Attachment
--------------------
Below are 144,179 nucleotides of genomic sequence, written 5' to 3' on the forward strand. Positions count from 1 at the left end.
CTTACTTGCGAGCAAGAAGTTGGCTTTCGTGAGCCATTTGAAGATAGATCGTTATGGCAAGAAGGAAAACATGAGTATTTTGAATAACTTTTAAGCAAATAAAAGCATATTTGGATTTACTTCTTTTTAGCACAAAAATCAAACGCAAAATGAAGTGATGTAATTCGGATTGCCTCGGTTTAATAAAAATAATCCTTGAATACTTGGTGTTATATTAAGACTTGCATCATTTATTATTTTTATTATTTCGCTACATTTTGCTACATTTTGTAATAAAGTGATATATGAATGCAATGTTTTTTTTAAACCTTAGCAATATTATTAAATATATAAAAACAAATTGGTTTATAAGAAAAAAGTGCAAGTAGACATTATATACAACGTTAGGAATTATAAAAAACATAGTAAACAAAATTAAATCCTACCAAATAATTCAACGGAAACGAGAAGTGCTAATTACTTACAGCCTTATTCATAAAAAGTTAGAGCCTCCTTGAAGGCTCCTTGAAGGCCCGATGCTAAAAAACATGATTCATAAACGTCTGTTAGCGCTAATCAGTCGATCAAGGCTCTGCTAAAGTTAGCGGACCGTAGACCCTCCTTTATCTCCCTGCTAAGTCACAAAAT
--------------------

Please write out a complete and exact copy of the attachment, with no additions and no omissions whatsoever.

Below are 144,179 nucleotides of genomic sequence, written 5' to 3' on the forward strand. Positions count from 1 at the left end.
CTTACTTGCGAGCAAGAAGTTGGCTTTCGTGAGCCATTTGAAGATAGATCGTTATGGCAAGAAGGAAAACATGAGTATTTTGAATAACTTTTAAGCAAATAAAAGCATATTTGGATTTACTTCTTTTTAGCACAAAAATCAAACGCAAAATGAAGTGATGTAATTCGGATTGCCTCGGTTTAATAAAAATAATCCTTGAATACTTGGTGTTATATTAAGACTTGCATCATTTATTATTTTTATTATTTCGCTACATTTTGCTACATTTTGTAATAAAGTGATATATGAATGCAATGTTTTTTTTAAACCTTAGCAATATTATTAAATATATAAAAACAAATTGGTTTATAAGAAAAAAGTGCAAGTAGACATTATATACAACGTTAGGAATTATAAAAAACATAGTAAACAAAATTAAATCCTACCAAATAATTCAACGGAAACGAGAAGTGCTAATTACTTACAGCCTTATTCATAAAAAGTTAGAGCCTCCTTGAAGGCTCCTTGAAGGCCCGATGCTAAAAAACATGATTCATAAACGTCTGTTAGCGCTAATCAGTCGATCAAGGCTCTGCTAAAGTTAGCGGACCGTAGACCCTCCTTTATCTCCCTGCTAAGTCACAAAAT